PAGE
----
We also fell in love with Freycinet, family vineyard since 1979. Claudio, the oenologist – born in Tasmania and whose parents are Italian – produces great wines that age remarkably well. To discover urgently…
Moorilla Estate, a cultural shock
Moorilla Estate is a must visit and was recommend by everybody. Not for its vineyard – although the place is gorgeous and the production of high quality, like the remarkable “CLOTH Late-Disgorged Sparkling 2004” – but for its museum : MONA (Museum of Old and New Art). This is the only real museum of the island.
A very controversial place, created by David Walsh, the owner of the domain, whose predilection themes are nothing but death and sex. An rather confusing experience which annually attracts hundreds of thousands of tourists. Sensitive soul, break away.
Some heart strokes in red wines:
–MUSE Pinot Noir 2012 from Moorilla Estate
–Cabernet/Merlot 2000 from Freycinet
–MON PèRE Syrah 2013 from Glaetzer Dixon
–Young Vine Pinot Noir 2013 from Gala Estate
–Cabernet Sauvignon-Merlot 2008 from Marion’s Vineyard
–Pinot Noir 2012 from Delamere
It is impossible to speak of Tasmania without mentioning Marion’s Vineyard. A crazy scene with multiple inspirations, combining sculptures of all kinds, huts in the woods, an outdoor concert stage and even ecological toilets ; all perched on a hill overlooking the lake… No wonder the winery has been the first to open its doors to the public (in 1983) and hosts musical events, concerts and weddings. The place is just magical.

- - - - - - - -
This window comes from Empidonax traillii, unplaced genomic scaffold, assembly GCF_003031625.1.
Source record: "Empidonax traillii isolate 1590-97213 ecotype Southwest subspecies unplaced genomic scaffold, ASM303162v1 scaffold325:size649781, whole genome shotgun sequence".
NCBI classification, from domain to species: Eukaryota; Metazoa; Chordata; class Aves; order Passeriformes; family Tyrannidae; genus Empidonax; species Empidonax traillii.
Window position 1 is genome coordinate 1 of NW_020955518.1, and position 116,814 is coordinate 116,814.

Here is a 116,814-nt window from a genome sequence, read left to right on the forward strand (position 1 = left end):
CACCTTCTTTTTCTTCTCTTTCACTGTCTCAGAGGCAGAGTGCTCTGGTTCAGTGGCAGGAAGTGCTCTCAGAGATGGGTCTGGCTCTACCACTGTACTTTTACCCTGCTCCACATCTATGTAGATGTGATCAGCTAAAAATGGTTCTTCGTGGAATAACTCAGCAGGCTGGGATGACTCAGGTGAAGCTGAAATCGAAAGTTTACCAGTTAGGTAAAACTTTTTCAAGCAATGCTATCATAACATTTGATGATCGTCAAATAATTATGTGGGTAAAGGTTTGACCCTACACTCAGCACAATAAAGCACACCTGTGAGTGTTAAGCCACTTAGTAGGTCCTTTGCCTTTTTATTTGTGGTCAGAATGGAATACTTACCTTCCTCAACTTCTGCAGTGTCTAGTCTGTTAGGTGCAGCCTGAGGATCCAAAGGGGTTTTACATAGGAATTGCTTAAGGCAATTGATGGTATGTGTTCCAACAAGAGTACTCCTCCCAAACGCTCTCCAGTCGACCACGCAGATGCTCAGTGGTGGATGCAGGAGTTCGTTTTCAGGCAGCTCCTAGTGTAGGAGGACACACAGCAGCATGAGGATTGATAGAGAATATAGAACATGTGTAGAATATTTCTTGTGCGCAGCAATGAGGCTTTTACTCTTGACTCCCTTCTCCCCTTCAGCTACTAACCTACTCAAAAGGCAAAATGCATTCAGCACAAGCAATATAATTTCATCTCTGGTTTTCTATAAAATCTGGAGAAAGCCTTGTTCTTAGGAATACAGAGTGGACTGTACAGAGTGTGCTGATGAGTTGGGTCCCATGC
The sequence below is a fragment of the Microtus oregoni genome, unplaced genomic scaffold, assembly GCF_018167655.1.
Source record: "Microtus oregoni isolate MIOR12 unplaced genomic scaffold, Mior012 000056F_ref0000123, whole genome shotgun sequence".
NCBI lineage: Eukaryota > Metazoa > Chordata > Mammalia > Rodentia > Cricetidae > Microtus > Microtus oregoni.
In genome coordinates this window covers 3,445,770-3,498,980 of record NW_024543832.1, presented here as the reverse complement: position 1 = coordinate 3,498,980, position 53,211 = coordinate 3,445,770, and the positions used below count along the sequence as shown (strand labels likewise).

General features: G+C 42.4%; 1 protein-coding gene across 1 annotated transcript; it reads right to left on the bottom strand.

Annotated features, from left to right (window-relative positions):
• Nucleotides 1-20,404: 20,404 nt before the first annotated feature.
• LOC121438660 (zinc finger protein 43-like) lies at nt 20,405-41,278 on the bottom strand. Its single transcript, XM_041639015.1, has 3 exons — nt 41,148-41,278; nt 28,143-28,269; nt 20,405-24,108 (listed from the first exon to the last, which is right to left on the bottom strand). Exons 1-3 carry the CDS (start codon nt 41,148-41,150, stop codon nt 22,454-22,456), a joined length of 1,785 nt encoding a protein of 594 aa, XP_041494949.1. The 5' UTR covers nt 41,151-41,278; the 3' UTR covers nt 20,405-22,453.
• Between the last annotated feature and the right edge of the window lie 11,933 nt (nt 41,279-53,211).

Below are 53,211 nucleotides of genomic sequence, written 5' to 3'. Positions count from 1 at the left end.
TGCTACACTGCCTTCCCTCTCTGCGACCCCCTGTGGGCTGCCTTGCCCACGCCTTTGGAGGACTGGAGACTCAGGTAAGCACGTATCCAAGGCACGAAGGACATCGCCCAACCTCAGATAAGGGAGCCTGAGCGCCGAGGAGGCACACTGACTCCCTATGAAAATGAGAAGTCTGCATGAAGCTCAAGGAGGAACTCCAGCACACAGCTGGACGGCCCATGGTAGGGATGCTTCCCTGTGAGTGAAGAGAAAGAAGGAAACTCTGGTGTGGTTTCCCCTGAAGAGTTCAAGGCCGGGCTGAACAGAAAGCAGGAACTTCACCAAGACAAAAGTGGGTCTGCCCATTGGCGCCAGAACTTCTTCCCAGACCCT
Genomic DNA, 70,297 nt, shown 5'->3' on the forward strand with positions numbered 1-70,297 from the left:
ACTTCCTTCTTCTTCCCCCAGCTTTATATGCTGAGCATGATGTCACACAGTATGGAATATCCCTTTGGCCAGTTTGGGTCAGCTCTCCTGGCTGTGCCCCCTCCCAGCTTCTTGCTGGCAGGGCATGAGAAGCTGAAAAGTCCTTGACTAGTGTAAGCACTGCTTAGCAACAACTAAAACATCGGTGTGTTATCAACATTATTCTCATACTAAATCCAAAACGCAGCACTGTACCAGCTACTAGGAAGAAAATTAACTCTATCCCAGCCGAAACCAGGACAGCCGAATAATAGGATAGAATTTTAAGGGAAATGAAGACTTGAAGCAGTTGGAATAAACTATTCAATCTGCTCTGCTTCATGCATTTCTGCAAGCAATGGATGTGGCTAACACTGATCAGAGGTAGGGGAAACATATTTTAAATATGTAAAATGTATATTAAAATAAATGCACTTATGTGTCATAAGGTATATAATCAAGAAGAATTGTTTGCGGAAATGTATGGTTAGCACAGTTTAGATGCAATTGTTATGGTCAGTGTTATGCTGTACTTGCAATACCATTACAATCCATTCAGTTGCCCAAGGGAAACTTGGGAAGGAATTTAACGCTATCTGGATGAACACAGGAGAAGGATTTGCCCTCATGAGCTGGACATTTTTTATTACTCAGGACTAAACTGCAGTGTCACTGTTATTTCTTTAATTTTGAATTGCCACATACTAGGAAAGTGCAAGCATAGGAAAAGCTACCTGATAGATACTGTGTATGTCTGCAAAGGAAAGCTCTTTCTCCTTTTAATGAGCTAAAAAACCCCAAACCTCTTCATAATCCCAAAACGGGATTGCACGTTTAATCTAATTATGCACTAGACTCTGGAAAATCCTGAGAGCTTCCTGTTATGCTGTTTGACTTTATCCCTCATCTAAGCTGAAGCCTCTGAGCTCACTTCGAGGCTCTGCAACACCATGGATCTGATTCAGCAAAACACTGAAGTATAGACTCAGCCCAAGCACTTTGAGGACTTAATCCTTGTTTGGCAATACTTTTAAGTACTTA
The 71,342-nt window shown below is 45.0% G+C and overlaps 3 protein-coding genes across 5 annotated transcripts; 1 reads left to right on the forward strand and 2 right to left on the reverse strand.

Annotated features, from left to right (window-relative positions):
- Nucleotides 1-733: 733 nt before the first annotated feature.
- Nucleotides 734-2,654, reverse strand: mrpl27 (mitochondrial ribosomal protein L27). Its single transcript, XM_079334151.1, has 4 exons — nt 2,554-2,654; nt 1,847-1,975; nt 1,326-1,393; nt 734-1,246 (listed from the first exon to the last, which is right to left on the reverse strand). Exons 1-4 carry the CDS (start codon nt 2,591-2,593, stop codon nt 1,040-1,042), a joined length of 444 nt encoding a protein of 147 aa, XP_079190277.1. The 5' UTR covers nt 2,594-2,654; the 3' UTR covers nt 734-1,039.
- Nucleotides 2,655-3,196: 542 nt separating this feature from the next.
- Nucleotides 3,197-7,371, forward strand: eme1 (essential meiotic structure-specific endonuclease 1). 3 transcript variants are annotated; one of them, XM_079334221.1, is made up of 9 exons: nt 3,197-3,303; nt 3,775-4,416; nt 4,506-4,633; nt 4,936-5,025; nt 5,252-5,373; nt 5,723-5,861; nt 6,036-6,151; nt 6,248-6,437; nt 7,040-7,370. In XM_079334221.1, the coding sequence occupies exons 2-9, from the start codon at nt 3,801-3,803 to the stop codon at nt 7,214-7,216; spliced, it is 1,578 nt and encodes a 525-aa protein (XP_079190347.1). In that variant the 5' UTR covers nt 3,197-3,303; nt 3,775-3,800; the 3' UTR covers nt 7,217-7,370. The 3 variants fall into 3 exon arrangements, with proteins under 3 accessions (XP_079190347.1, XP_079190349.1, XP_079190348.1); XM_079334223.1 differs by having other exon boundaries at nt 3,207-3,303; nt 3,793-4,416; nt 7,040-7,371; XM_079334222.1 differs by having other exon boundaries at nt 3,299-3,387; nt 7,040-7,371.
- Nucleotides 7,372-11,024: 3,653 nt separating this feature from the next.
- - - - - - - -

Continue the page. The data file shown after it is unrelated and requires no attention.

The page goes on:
Cynthea – the daughter of the owners and the director of Beautiful Isle Wine Estate together with her husband David, would love to develop the place further and to make it “the must visit winery » of the island. But for that, she will need the patriarch to step down. In the mean time, we tested a night in a cabin in the woods in the company of raccoons. Change of scenery.
As good disciples of Epicurus, we ended our stay with a Whisky parenthesis. The Nant Distillery – one of the five distilleries in Tasmania – opened its doors to us for a visit and a tasting.
We learned for example that 500kg of malt are needed to produce 200 liters of spirits. Another good reason to appreciate the true value of these timeless nectars, like The Old Mill Reserve cuvée, aged in casks of Sherry and Bourbon.
Thank you to Dalrymple, Jansz, Apogée, Delamere, Marion’s Vineyard, Beautiful Isle, Stoney Rise, Devil’s Corner, Freycinet, Gala Estate, Glaetzer Dixon, Moorilla and The Nant Distillery for their warm welcome.
(1) The majority of Tasmanian grapes are grown in the regions of Tamar Valley (40%), East Coast (20%), Pipers River (northeast) which produces about 19%, Coal River Valley (13%) . Other regions included Derwent Valley, the North West and Huon/Channel.
(2) Andrew Pirie is an agricultural engineer and holds a PhD in viticulture and study of Australian climates.
(3) The Champagne method is inimitable since the designation ‘méthode champenoise’ may be used only for wines originating in Champagne. However, the method is similar to traditional method, ie the second fermentationis done in the bottle.
For more information about the Tasmanian wines : http://winetasmania.com.au